How do world-class figure skaters choose the music they skate to?

Canadian figure-skating legend Kurt Browning and the Winnipeg Symphony Orchestra will answer that question this weekend, as they team up to explore the relationship between the sport and the music.

"The music is integral. Without it we can't display our talents," said Browning, who is in Winnipeg to host the WSO's Music of the Ice, which had its first performance Friday night and has two more Saturday and Sunday.

"You can hit a baseball, or you can catch a football or shoot a hockey puck, and it's not necessary to move in a way that illustrates what the blades can do on the ice, and the music enhances everything that skating does."

During the concerts, the WSO will play selected music that has featured prominently in the history of figure skating, while Browning will share stories and explain the role music plays in a skater's performance.

"The wrong choice can really make or break a skater in whether or not they come across as great or mediocre," he said in an interview Saturday with CBC Radio's Weekend Morning Show.

'In figure skating, there's no one on the ice to check you or block your shot or hit the tennis ball by you. Your biggest opponent is your mind.' - Kurt Browning

One of the musical selections performed is Singin' in the Rain, which was notably featured in the 1952 musical film of the same name, and which has become a staple in Browning's own performances, complete with a prop umbrella.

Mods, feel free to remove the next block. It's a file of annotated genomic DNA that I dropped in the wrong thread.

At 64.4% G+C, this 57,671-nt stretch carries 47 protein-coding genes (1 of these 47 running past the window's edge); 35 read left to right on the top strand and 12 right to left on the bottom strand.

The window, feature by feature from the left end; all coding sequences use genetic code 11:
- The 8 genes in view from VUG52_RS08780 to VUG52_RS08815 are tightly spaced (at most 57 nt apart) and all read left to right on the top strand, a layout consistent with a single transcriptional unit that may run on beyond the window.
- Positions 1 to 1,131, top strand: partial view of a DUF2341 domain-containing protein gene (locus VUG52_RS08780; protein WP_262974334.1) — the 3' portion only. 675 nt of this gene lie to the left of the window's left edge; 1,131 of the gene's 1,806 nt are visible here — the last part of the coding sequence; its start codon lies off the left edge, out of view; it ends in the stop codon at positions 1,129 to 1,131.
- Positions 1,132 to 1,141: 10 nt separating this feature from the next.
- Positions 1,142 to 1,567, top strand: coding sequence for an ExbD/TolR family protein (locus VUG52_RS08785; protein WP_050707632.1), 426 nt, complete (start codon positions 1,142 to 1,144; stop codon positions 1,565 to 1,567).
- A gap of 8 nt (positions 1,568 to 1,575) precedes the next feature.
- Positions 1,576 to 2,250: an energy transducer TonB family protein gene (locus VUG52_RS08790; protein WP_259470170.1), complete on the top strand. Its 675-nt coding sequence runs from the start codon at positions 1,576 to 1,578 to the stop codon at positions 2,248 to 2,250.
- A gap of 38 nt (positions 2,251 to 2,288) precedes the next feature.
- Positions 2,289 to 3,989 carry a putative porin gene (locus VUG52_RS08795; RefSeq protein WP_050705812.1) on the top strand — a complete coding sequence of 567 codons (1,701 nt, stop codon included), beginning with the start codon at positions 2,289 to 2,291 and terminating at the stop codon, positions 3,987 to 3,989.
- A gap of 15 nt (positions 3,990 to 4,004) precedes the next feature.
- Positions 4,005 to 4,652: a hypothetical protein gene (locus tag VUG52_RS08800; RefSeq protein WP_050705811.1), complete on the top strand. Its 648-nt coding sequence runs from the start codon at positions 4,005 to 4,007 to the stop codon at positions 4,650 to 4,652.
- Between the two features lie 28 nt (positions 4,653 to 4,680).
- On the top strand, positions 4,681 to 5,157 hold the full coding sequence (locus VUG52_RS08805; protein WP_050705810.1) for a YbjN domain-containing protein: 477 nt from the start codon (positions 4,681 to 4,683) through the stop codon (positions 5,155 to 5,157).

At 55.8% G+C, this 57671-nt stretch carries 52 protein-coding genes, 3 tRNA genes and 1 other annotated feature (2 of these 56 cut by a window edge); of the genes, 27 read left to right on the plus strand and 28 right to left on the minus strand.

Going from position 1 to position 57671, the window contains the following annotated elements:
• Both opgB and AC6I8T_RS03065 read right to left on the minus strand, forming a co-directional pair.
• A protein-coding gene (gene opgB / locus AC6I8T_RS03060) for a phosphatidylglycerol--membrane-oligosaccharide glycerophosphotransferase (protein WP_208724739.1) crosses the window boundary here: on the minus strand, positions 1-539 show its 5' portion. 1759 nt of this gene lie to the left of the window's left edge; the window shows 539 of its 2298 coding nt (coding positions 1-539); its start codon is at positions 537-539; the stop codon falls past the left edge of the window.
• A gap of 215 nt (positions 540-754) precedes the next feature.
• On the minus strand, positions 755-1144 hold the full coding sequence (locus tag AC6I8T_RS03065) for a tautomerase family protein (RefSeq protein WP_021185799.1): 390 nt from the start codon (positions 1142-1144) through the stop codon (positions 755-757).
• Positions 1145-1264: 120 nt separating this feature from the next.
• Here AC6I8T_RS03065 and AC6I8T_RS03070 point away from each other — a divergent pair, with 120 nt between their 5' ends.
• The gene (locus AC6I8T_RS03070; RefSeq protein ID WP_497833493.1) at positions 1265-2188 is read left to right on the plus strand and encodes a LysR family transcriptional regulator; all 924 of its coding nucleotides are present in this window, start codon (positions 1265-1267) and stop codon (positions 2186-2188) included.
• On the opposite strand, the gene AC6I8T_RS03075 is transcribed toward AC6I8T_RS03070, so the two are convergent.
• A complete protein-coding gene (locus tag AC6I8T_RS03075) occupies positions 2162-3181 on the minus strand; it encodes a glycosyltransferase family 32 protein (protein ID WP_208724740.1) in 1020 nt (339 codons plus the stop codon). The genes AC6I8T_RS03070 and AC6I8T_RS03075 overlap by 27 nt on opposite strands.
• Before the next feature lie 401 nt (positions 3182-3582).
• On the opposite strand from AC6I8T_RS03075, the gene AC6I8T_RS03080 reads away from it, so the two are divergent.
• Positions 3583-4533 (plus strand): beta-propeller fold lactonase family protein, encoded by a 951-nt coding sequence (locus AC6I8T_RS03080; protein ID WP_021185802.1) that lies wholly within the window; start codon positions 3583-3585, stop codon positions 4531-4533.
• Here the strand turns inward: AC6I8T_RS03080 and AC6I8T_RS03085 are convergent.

"I was doing the program in my head that I do on the ice," Browning said, recalling what it was like hearing the music performed by the orchestra Friday night. "And as I was listening then I realized that's not going to happen tonight in that way, and I thought, OK, don't get confused."

A mental sport

Getting up and speaking in front of an audience is a different kind of performance for Browning, but one he's been able to practice as a commentator for CBC and TSN.

He will be heading to the 2018 Pyeongchang Olympics as a commentator. Browning competed at the Olympics three times, but despite winning world and Canadian championships multiple times, each of Browning's Olympic appearances ended in disappointment.

"My competitive career was a lot of fun and exciting and it had super highs, and the Olympics were actually the super lows, so for me the Olympics are always super emotional," said Browning, who never made it onto the podium at the Games.

"Some competitive environments feel right, like they just feel like I'm going to have something special happen today. And others feel like you're swimming upstream and you know you're fighting, and you're trying to relax and enjoy the moment and let your training take over," he said.

"In figure skating, there's no one on the ice to check you or block your shot or hit the tennis ball by you. Your biggest opponent is your mind, so figure skating is really a mental sport as much as it is a physical sport, or close to it."

This is the first year Browning isn't performing as a skater. He says he wants to take some time to focus on other things, including being a father.

"I'm trying something new. I'm trying the word 'no,'" he said.

The Winnipeg Symphony Orchestra and Kurt Browning perform Music of the Ice Saturday at 8:00 p.m. and Sunday at 2:00 p.m. at the Centennial Concert Hall.

With files from The Weekend Morning Show